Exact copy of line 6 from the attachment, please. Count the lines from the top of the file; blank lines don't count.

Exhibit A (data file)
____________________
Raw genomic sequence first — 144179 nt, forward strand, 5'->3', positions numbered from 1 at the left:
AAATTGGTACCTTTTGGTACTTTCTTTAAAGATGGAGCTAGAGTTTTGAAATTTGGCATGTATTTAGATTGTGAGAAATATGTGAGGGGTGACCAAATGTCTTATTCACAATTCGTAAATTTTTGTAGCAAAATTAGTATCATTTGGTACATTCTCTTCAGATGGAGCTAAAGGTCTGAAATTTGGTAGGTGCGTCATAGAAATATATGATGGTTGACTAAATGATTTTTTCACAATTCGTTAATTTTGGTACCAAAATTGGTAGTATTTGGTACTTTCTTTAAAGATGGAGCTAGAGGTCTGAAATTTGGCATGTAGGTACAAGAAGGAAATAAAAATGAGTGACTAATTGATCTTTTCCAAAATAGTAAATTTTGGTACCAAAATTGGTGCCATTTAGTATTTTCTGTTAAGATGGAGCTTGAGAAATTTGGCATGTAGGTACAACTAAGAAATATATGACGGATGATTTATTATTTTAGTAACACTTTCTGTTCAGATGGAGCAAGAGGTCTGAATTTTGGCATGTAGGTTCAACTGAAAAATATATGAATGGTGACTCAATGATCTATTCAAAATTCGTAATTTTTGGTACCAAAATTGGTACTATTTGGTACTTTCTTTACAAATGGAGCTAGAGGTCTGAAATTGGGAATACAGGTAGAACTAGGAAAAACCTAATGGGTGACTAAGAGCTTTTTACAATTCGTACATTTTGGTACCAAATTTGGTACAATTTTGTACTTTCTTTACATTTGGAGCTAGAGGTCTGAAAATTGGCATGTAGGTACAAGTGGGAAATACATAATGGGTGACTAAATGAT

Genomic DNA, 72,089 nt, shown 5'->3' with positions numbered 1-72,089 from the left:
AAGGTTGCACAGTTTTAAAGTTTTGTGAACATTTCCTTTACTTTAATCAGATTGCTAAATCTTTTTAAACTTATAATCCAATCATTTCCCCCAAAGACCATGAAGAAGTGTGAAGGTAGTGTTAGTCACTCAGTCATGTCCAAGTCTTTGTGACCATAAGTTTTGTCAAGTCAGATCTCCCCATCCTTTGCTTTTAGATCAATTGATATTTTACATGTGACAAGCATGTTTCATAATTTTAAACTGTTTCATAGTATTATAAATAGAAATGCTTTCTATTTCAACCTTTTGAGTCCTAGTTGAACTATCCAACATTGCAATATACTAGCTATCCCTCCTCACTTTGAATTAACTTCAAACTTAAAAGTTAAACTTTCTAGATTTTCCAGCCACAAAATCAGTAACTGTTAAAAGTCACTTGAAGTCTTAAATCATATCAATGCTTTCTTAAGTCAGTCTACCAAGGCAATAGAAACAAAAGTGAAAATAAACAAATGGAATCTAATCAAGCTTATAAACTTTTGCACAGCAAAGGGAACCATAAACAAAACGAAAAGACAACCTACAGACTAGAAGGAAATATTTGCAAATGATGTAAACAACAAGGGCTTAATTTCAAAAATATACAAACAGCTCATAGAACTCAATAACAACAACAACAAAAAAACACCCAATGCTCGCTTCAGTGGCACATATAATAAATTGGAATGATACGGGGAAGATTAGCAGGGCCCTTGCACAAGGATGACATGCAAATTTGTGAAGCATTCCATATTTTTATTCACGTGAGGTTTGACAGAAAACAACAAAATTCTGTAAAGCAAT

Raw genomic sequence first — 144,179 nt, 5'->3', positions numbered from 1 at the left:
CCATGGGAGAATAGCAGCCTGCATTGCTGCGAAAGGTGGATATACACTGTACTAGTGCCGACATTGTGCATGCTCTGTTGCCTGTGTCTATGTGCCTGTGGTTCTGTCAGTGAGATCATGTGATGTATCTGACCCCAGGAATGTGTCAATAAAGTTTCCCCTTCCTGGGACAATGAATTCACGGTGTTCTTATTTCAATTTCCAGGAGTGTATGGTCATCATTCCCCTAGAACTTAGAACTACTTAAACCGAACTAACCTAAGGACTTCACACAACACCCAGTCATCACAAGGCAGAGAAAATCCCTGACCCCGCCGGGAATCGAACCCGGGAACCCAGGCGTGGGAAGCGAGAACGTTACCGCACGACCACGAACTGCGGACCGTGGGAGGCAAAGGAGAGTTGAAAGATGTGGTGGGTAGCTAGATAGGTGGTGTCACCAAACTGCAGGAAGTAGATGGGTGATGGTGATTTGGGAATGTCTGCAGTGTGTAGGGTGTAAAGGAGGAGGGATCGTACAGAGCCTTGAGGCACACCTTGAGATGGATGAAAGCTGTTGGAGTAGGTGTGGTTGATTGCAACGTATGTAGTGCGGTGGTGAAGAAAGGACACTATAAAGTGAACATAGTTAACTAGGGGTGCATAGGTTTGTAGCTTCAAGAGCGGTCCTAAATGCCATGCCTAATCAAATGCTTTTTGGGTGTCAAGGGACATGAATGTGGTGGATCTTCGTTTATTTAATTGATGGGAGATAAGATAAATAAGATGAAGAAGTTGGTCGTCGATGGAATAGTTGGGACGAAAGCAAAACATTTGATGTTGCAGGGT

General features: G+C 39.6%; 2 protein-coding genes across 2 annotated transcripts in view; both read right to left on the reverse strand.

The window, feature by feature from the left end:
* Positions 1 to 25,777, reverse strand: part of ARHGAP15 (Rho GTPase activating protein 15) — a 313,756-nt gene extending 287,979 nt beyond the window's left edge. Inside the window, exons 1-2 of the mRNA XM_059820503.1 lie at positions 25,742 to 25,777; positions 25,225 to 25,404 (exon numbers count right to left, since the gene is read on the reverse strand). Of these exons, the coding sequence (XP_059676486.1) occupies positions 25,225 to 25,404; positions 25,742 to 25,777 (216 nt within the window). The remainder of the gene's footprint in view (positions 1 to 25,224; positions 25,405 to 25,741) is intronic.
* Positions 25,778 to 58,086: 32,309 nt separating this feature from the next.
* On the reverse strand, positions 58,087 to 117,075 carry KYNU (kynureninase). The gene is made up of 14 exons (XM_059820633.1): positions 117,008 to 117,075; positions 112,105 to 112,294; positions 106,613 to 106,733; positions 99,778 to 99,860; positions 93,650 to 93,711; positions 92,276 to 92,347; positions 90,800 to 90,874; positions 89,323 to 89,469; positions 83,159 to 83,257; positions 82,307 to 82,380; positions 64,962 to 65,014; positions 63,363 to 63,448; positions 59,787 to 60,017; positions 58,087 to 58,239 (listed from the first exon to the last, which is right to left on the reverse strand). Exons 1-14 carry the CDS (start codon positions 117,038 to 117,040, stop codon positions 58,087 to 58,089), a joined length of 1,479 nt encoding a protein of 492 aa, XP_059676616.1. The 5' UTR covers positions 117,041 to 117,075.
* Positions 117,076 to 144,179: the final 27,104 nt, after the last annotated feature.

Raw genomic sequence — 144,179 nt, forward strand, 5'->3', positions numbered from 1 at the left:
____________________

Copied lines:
CCATGGGAGAATAGCAGCCTGCATTGCTGCGAAAGGTGGATATACACTGTACTAGTGCCGACATTGTGCATGCTCTGTTGCCTGTGTCTATGTGCCTGTGGTTCTGTCAGTGAGATCATGTGATGTATCTGACCCCAGGAATGTGTCAATAAAGTTTCCCCTTCCTGGGACAATGAATTCACGGTGTTCTTATTTCAATTTCCAGGAGTGTATGGTCATCATTCCCCTAGAACTTAGAACTACTTAAACCGAACTAACCTAAGGACTTCACACAACACCCAGTCATCACAAGGCAGAGAAAATCCCTGACCCCGCCGGGAATCGAACCCGGGAACCCAGGCGTGGGAAGCGAGAACGTTACCGCACGACCACGAACTGCGGACCGTGGGAGGCAAAGGAGAGTTGAAAGATGTGGTGGGTAGCTAGATAGGTGGTGTCACCAAACTGCAGGAAGTAGATGGGTGATGGTGATTTGGGAATGTCTGCAGTGTGTAGGGTGTAAAGGAGGAGGGATCGTACAGAGCCTTGAGGCACACCTTGAGATGGATGAAAGCTGTTGGAGTAGGTGTGGTTGATTGCAACGTATGTAGTGCGGTGGTGAAGAAAGGACACTATAAAGTGAACATAGTTAACTAGGGGTGCATAGGTTTGTAGCTTCAAGAGCGGTCCTAAATGCCATGCCTAATCAAATGCTTTTTGGGTGTCAAGGGACATGAATGTGGTGGATCTTCGTTTATTTAATTGATGGGAGATAAGATAAATAAGATGAAGAAGTTGGTCGTCGATGGAATAGTTGGGACGAAAGCAAAACATTTGATGTTGCAGGGT